"A novel of extraordinary power and irony, where a half-caste and fringe-dwelling Aboriginal daydreams not of his glorious tribal warrior-past but rather of his fighting in the 'white man's war...'"
"A remarkable book...Mr Ireland is a major novelist." - Martyn Gott, Daily Telegraph
"...the best novel about the Aborigines I have ever read...it has the makings of a classic." - Douglas Stewart, Sydney Morning Herald
"...a simply told, complexly imagined work. As well as being a novel of great distinction, it is possibly the most important book ever written about Aboriginals" - Neil Jillett, Melbourne Herald
"It is my guess David Ireland has put the true flavour of Australian English on the literary map." - Helen Brown, Canberra Times
"...the fighting and the misery is first-hand...Those who will not look in concern will be made to look in alarm." - Kylie Tenannt, Sydney Morning Herald
"Burn is a book which rips the blindness from your eyes: Mr Ireland knows how to make you see - and smell and hear - what he is writing about." - R.F. Brissenden, The Australian
"...a very satisfying book in many ways, not the least in the power it has to invade and qualify areas of one's own experience." - Jeremy Brooks, Sunday Times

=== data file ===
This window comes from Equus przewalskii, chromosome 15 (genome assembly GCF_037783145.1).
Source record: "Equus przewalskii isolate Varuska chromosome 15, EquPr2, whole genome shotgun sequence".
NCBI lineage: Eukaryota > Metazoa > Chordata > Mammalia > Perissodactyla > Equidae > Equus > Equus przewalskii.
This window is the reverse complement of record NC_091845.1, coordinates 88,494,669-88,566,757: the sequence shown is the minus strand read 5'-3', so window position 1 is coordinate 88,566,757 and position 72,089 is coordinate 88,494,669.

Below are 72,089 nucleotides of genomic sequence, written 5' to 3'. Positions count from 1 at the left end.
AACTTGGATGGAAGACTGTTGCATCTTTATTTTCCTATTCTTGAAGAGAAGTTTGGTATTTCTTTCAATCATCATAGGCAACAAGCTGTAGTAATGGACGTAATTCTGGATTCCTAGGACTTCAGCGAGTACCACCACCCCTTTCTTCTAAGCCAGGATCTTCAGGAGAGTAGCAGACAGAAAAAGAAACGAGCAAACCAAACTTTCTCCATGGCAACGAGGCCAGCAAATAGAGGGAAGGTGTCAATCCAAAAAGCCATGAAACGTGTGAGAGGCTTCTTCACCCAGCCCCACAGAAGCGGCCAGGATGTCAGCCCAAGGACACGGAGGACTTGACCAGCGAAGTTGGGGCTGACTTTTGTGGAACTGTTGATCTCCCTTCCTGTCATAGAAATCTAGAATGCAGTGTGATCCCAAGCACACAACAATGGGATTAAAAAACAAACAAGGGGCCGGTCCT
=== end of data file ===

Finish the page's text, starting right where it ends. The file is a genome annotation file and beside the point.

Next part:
"Ireland has done something very challenging...Although his protagonist has still to determine his true function, and although he is fighting in reaction to his own insignificance, we begin to sense where reconciliation is possible..." - Adrian Mitchell, Meanjin
Outside one of the six huts there's a pair of legs watching a stick stuck in the sand and a set line that dips down from it into the river still high from November rain. The line's been out two days. The shanties are stumbled almost into line on the steeply eroded river bank across the bridge from Myoora and a quarter-mile upstream.
From thirty thousand feet up, Myoora is a bulge on the road spearing south to the Kelly country. A single seedpod, brown and dry, left from another year on a thin twig of bottlebrush. At eye-level it's a town with one pub, three churches, sports ground, bridge over the Murrumbidgee, general store, butcher's shop and a few dozen houses.
To men of another time Myoora meant camp. Resting place. No one remembers now. An old tree fallen in the river and drowned lifts wet arms towards the bank for help.
From the Sirius paperback edition, 1989.
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Last modified: May 16, 2001.